The founder of Storm Partners in New York, LLC, Joyce Storm possesses more than 20 years of experience in real estate development and acquisition. Responsible for negotiating development deals that involve regional shopping malls, entertainment centers, and other retail businesses, Joyce Storm also serves on the board of directors for Building for the Arts.
The organization fosters creative cultural engagements by facilitating arts endeavors throughout neighborhoods and communities in New York and other US cities. In an effort to support new generations of theatrical artists, Building for the Arts is preparing a new initiative to make it easier for up-and-coming theater troupes to find rehearsal and performance space in New York City’s high-priced real estate market. The organization recently announced a two-year program called the Kitchen Sink Residency, which will welcome five theater troops to develop new performances at Theatre Row. The Off-Broadway venue at West 42nd Street in Manhattan is one of Building for the Arts’ signature projects, offering theater and rehearsal-studio rentals for performing art groups.
In addition to using the theaters and rehearsal spaces free of charge, the five troupes in residence will each receive marketing and production support and a $7,500 stipend. The selection process will be competitive, with Theatre Row already inviting more than 80 troupes to apply. When evaluating applications, the organization plans to give preference to New York City-based groups that have been producing performances for at least five years.
The president of Storm Partners, LLC, Joyce Storm is an integral part of the New York business community who offers investment, development, and advisory services in the retail real estate space. Committed to supporting the arts, Joyce Storm serves as a member of the board of directors and the real estate committee of Building for the Arts, a nonprofit organization located in the off-Broadway epicenter of West 42nd Street.
Building for the Arts oversees Theatre Row, a program which offers a live venue for productions that focus on contemporary, culturally relevant issues. As noted in the Reviews Hub, one recent play staged at the venue was Not Even the Good Things by Joseph Scott Ford. The comedy centers on a couple that arrives at a Catskills vacation rental and experiences domestic tribulations witnessed by a girl who turns out to be a ghost.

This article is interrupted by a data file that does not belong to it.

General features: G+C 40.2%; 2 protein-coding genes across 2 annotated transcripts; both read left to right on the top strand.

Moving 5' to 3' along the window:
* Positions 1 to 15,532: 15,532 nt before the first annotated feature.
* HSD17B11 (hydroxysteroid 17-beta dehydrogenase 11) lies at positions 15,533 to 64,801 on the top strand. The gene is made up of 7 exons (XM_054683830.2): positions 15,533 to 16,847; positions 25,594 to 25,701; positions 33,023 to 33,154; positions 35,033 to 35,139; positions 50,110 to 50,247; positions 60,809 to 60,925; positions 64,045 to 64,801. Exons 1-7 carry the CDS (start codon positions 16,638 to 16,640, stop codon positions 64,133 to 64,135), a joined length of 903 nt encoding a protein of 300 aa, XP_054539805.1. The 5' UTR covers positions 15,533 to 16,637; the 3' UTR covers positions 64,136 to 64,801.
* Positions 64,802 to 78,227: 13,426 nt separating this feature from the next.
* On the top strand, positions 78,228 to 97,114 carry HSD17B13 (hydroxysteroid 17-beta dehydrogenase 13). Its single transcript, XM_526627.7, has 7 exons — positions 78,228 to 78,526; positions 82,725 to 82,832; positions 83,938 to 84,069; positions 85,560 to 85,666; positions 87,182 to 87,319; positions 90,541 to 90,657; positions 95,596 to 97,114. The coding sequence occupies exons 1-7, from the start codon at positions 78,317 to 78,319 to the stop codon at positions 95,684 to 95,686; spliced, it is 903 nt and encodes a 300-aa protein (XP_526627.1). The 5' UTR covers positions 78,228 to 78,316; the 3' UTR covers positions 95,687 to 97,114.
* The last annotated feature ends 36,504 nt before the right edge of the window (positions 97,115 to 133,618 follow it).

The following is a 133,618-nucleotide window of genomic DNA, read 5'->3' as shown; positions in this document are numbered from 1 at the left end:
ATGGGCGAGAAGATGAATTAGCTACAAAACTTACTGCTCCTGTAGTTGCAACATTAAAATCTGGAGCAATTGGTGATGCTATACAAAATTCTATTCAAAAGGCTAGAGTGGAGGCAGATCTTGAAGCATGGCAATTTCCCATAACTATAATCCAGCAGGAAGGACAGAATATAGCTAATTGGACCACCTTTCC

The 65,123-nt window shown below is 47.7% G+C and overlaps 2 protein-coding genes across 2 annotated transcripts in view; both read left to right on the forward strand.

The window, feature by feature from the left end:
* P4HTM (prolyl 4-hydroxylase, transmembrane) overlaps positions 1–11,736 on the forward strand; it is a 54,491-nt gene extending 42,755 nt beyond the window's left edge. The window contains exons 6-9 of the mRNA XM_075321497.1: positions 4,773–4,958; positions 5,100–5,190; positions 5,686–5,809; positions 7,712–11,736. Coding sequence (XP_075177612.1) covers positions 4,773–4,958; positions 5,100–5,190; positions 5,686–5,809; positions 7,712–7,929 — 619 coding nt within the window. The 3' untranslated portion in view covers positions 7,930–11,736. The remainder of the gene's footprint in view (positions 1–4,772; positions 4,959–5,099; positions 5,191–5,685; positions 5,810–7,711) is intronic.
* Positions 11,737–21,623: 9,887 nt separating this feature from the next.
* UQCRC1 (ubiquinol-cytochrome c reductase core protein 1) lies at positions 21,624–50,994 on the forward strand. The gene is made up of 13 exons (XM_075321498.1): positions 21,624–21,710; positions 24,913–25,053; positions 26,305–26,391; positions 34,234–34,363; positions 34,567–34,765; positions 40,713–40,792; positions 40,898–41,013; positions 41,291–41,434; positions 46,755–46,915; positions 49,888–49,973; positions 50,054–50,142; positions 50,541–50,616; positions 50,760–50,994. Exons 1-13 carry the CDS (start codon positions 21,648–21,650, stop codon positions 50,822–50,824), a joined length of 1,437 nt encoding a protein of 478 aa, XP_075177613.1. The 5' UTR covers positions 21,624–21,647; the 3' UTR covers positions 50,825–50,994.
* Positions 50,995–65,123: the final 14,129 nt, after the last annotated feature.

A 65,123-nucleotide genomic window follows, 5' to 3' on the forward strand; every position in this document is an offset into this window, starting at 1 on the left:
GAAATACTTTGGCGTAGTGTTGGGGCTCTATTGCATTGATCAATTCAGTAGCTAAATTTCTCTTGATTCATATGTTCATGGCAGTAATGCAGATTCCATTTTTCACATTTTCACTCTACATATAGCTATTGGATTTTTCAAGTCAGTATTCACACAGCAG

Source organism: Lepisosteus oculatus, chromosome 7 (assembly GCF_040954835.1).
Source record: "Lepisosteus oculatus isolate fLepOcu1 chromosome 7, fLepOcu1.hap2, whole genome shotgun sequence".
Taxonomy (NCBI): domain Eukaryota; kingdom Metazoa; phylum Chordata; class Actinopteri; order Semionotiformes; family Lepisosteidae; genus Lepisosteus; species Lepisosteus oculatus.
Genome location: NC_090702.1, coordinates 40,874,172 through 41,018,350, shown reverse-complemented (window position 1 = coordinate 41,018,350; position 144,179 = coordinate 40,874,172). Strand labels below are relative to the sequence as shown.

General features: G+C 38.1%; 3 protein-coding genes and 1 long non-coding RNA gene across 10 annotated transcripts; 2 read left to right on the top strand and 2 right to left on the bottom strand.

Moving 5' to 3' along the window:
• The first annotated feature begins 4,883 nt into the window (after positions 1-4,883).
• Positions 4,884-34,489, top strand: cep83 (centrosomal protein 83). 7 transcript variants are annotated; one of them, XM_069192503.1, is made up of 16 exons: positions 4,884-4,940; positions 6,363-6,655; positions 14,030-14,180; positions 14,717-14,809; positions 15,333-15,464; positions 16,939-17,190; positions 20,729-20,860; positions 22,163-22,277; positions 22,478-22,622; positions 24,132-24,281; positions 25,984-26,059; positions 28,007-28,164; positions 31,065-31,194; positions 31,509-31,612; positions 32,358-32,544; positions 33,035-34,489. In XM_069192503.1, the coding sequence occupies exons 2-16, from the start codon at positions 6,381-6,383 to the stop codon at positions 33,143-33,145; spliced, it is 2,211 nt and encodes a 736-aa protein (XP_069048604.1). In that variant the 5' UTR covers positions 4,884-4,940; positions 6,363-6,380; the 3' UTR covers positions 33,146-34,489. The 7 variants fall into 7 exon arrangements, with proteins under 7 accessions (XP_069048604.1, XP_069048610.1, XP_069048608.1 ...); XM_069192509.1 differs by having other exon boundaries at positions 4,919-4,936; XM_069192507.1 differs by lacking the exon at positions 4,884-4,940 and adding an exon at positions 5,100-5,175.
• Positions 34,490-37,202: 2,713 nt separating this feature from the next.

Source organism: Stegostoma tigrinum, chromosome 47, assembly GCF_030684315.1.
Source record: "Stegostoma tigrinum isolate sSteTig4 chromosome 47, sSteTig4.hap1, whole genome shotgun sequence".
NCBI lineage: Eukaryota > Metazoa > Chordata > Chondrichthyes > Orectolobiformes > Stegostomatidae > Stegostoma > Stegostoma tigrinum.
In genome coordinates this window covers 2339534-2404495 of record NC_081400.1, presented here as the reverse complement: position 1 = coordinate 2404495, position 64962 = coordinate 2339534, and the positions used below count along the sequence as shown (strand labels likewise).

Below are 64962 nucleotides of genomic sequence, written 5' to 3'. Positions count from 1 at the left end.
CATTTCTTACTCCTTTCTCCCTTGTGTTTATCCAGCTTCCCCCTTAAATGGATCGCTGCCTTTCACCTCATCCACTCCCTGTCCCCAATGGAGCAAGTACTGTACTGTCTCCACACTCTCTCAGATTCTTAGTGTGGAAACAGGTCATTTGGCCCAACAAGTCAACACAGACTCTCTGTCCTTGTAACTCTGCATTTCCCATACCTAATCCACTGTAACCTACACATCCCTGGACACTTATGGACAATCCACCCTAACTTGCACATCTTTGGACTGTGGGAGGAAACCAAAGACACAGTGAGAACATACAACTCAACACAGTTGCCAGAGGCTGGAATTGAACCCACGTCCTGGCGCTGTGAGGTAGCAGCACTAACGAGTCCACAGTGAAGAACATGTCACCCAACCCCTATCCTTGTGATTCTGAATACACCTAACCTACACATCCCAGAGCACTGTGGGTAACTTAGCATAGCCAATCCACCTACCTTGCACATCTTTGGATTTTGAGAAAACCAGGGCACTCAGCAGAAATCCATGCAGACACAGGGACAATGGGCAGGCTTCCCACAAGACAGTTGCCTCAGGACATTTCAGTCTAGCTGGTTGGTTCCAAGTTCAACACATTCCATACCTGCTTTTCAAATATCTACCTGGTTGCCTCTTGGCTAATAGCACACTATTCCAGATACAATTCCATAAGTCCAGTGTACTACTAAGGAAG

The play, which falls loosely under the category of “contemporary realism,” examines how a loss of faith can occur and how the past follows you, whether invited or not. The message is to learn how to let go of the past and forge a new reality in order to overcome old patterns.
Joyce Storm and Theatre Row were recently in the news with the announcement of the Kitchen Sink Residency program. This initiative will enable next-generation performing groups to stage productions in a venue that would otherwise be out of their reach in the pricey Manhattan theatre district.
Joyce Storm established Storm Partners in the late 1990s, and the New York firm has become a major force in the acquisition, development, and management of large commercial real estate ventures. Joyce Storm’s achievements include her 2001 real estate consolidation of United Artists, Regal Cinemas, and Edwards Theaters into a prepackaged bankruptcy product for investor Philip Anschutz. The consolidated three chains became Regal Entertainment Group.
In December 2017, Regal Entertainment Group was bought by the UK Theater Chain Cineworld for $3.6 billion forming the world’s second largest cinema group.
By the year 2016, the chain had 560 theaters with over 7,400 screens.
With three decades of experience in the field of real estate investment and financial transactions, Joyce Storm currently heads Storm Partners, LLC. The New York-based firm focuses on advising developers and hedge fund on ideal standards in real estate acquisition and development. Storm Partners conducts its own investment and management operations. Joyce Storm has built extensive experience in deals involving regional shopping malls, entertainment centers, and retail establishments.
Among her other professional affiliations, she is a member of the Urban Development and Mixed-Use Council of the Urban Land Institute. The council concentrates on promoting best practices in developing and redeveloping urban mixed use projects.
The Urban Land Institute (ULI) itself represents the world’s largest and longest-established group of land-use and real estate professionals. Dedicated to information-sharing for the benefit of themselves and their communities, ULI members have designed standards that serve as benchmarks for responsible model practices in the use of urban spaces.
In its publication Urban Land, ULI explores a range of issues of interest to members, from housing markets and international conferences to the creation of 21st-century cities that will attract new generations of knowledge workers and professionals.